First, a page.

Month: March 2018

The Process Is Simple, Choose a Rich and Stupid Candidate, Get Him to Make Huge Media Buys, and Profit

I think that I have divined a method to the madness at the DCCC and the DNC.

They push candidates that have nothing to recommend them but money (see Cisneros, Gil) then they boost these candidates, who, having no clue, run poor campaigns where they overspend on expensive media on the advice of consultants, and those consultants get a percentage of the media buy, and walk away with their pockets full, win or lose.

It is the Upton Sinclair quote, “It is difficult to get a man to understand something, when his salary depends on his not understanding it,” made manifest.

This explains the latest shenanigans in Minnesota. It’s looting by the political consultant class:

Jeff Erdmann of Eagan is a football coach at Rosemount High School who wants to add a term in Congress to his resume.

He hopes to run against first term Republican U.S. Rep. Jason Lewis in Minnesota’s 2nd District.

But Erdmann said he faces an obstacle in gaining the DFL Party endorsement in the form of the Democratic Congressional Campaign Committee.


DCCC officials made it clear money drove their choice to back Craig, he added.

“We didn’t talk anything about my background, my success as a teacher, as a coach any of the values that I hold. All they wanted to talk about was where we thought we could get money-wise.”


In Minnesota’s 3rd District in the western suburbs, another wealthy Democrat, Dean Phillips, also won early DCCC backing.

Democrat Adam Jennings is also in the race and hoping for the chance to run against Republican U.S. Rep. Erik Paulsen. Jennings said the DCCC wouldn’t even speak with him.

“There is kind of an establishment big-money component to all of this, and the more I think about it the more motivated I get to run.”

The folks at the DNC and the DCCC hang out with the political consultants, they break bread with them, and in many cases, they marry them, and in a few years, the do a tour as political consultants themselves, and get rich giving bad advice to candidates.

They are deciding this on the basis of what butters their bread best, and not winning elections or getting good people into office.

They are parasites, and you cannot negotiate with a parasite, you can only remove it.

Yeah, This Amuses the Hell out of Me Too

It appears that Donald Trump is having a devil of a time finding counsel willing to represent him,

My guess is because as is clear to even my legal mind, Donald Trump is the client from hell:

Two more high-power attorneys have had to turn down President Donald Trump. Tom Buchanan and Dan Webb confirmed to The Daily Beast that Trump reached out to them about representing him, and that they couldn’t do it.

“President Trump reached out to Dan Webb and Tom Buchanan to provide legal representation,” they said in a statement. “They were unable to take on the representation due to business conflicts. However they consider the opportunity to represent the President to be the highest honor and they sincerely regret that they cannot do so. They wish the president the best and believe he has excellent representation in Ty Cobb and Jay Sekulow.”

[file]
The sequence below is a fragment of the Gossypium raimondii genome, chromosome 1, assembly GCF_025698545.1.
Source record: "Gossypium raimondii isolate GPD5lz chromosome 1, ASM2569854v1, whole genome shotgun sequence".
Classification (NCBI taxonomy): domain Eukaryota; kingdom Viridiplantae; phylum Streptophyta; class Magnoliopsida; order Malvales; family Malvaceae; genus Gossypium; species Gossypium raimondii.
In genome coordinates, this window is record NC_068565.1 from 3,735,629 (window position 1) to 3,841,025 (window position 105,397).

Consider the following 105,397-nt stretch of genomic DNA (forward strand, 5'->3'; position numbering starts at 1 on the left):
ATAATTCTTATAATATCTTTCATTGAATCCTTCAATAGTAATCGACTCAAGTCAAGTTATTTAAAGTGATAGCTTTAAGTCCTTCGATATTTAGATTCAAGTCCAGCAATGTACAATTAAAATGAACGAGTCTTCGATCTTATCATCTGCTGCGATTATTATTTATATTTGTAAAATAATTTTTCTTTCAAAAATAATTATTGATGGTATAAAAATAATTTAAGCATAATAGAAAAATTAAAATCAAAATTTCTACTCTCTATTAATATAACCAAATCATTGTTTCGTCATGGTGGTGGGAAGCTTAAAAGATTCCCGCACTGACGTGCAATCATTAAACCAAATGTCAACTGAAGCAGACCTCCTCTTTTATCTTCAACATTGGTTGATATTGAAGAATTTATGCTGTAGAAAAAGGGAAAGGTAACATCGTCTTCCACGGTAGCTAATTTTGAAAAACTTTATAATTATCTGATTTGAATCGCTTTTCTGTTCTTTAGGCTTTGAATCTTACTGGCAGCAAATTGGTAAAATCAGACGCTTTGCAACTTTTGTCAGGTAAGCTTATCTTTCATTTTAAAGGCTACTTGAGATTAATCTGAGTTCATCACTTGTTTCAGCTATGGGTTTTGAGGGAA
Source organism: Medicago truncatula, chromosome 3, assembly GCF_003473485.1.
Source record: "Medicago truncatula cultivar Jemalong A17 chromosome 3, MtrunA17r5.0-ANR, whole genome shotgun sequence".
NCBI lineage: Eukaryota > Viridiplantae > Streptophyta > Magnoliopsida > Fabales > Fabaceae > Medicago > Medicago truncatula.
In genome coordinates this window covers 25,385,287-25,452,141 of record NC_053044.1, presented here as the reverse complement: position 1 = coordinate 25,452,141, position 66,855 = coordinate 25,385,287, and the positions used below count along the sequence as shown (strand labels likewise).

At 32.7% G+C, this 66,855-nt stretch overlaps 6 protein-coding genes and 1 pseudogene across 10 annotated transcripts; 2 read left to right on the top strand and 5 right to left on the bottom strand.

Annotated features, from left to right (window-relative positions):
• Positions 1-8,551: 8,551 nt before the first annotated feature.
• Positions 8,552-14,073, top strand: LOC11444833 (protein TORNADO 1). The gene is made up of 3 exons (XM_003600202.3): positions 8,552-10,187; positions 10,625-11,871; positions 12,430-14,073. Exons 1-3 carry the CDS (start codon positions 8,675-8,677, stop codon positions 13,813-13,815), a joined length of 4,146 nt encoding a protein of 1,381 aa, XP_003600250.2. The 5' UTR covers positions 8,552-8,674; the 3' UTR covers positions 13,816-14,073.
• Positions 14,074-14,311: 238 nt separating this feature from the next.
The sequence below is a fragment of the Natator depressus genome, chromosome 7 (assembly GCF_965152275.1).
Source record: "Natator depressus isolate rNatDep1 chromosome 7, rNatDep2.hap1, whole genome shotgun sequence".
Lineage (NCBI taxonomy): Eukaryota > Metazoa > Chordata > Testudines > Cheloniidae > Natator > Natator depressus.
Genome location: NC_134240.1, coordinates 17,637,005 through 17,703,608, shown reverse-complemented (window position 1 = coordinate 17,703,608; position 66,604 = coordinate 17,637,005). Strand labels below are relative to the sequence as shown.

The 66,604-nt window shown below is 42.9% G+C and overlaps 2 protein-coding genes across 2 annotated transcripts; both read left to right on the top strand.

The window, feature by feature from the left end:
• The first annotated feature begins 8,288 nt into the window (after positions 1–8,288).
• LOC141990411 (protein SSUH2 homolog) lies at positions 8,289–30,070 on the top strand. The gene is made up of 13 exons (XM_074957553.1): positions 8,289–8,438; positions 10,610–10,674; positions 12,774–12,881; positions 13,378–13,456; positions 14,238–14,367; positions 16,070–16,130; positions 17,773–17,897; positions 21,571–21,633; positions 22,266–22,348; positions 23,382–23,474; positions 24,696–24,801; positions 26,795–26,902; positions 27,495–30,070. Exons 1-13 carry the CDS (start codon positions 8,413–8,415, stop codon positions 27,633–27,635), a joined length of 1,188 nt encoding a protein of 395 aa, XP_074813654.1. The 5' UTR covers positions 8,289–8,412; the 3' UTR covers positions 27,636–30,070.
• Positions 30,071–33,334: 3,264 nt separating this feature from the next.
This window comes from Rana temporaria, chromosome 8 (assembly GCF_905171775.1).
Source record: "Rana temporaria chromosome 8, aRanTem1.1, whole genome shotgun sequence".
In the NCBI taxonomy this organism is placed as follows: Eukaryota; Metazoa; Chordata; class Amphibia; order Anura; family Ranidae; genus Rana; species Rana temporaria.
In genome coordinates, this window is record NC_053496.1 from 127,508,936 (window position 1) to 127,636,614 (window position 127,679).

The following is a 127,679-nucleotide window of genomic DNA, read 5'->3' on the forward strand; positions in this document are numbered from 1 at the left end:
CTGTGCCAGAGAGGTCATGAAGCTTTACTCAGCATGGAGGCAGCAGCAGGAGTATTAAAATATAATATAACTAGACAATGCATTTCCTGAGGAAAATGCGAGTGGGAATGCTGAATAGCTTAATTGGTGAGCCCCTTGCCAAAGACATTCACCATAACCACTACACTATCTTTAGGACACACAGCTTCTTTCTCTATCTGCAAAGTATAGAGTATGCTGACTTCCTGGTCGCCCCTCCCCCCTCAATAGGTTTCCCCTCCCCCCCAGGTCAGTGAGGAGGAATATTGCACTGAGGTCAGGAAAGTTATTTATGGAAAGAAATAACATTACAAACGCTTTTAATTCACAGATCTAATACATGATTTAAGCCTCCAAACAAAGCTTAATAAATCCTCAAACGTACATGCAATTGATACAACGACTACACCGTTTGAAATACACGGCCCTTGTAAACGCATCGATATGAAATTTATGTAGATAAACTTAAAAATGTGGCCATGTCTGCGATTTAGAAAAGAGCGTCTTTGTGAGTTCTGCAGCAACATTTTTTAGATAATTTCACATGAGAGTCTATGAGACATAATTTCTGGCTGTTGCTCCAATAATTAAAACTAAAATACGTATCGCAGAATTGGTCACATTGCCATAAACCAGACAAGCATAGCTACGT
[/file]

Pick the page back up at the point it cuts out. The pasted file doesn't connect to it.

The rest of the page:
Buchanan and Webb’s decision highlights the challenges the president has faced in assembling a legal team to represent him for matters related to the Mueller probe. Over the weekend, Trump tweeted that numerous lawyers were eager to work for him. But so far, his team has been shrinking rather than expanding.

There are good clients, and bad clients, and awful clients, and then there is Donald Trump, and lawyers simply do not want to deal with his crap.


Sauce for the Gander, I Guess

At Least, There is Symmetry

It turns out that we may have another dress figuring in a Presidential sex scandal:

I honestly thought Stormy Daniels’ friend Alana Evans was just trolling CNN with this, but maybe there’s something to it.

During a much longer interview with CNN’s Jim Sciutto, Stormy’s friend Alana Evans told him she was unaware of any texts, pictures or video but there was one thing. One little thing.

“All I know is that Stormy still has the dress that she wore rom that night,” Evans told Sciutto.

Nonplussed, he asked, “And she kept that for what reason?”

As if everyone’s mind didn’t go to Monica Lewinsky’s little blue dress. Please.

Of course, the Republicans are not going to do anything if this whole mess pans out, even if Trump were to, “Put half a dozen children on a spit and toast them at the flame that comes out of his mouth,” as playwright Christopher Fry so colo(u)rfully put it many years ago, the Republican base would continue to support him.

Still, watching him squirm on a matter which won’t have the effect of f%$#ing up the world for the next few decades amuses me.


A miscarriage of justice in the UK. It was a joke, not hate speech:

Some Skunkworks History Revealed

Lockheed’s Skunk Works has finally revealed some of its earliest efforts on stealthy drones:

In 2001, Lockheed Martin’s Skunk Works secretly flew a flying wing unmanned air vehicle (UAV) with a roughly 9m (30ft) wingspan with modular wings and a bulbous fuselage as a technology demonstrator for a family of aircraft.

As the company prepares to celebrate the Skunk Works’ 75th anniversary in June, Lockheed decided to reveal the existence of the formerly secret project at the Los Angeles County air show on 24 March in Lancaster, California, which lies few miles north on Highway 14 from the unit’s headquarters in Palmdale.

Lockheed’s “X-44A” greeted visitors at the entrance of the five-year-old local event near Edwards AFB, a storied flight test centre for the US Air Force and NASA.